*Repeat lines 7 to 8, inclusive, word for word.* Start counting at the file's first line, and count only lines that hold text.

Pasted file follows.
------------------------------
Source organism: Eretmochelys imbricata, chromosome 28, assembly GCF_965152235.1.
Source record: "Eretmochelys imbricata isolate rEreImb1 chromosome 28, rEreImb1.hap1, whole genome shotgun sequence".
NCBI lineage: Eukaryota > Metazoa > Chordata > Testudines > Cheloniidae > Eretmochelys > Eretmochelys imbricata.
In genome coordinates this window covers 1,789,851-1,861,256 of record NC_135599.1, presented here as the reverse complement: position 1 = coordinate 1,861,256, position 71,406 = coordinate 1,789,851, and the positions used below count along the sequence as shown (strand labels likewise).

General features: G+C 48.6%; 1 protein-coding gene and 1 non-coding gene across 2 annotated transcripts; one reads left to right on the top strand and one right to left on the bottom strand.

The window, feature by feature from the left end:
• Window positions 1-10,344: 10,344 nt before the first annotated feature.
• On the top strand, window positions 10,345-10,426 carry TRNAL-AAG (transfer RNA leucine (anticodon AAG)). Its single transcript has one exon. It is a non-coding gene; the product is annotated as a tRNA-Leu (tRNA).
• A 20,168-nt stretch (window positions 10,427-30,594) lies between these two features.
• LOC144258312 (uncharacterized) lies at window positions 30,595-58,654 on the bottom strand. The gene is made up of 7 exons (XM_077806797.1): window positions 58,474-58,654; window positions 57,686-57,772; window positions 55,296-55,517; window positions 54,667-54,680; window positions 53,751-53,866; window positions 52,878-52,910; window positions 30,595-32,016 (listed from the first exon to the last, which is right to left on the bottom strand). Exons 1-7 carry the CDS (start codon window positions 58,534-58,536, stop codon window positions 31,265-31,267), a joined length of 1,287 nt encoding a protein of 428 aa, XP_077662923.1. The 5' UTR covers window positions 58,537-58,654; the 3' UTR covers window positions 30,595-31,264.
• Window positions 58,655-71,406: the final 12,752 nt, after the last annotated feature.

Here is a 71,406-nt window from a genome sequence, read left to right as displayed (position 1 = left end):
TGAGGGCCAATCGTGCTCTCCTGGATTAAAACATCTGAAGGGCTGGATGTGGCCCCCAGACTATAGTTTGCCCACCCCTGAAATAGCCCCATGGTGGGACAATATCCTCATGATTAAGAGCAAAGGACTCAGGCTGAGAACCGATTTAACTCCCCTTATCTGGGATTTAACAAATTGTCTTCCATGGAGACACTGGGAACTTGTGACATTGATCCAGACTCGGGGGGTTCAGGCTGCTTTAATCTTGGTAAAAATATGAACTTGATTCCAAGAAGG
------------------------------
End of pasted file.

• Window positions 1-10,344: 10,344 nt before the first annotated feature.
• On the top strand, window positions 10,345-10,426 carry TRNAL-AAG (transfer RNA leucine (anticodon AAG)). Its single transcript has one exon. It is a non-coding gene; the product is annotated as a tRNA-Leu (tRNA).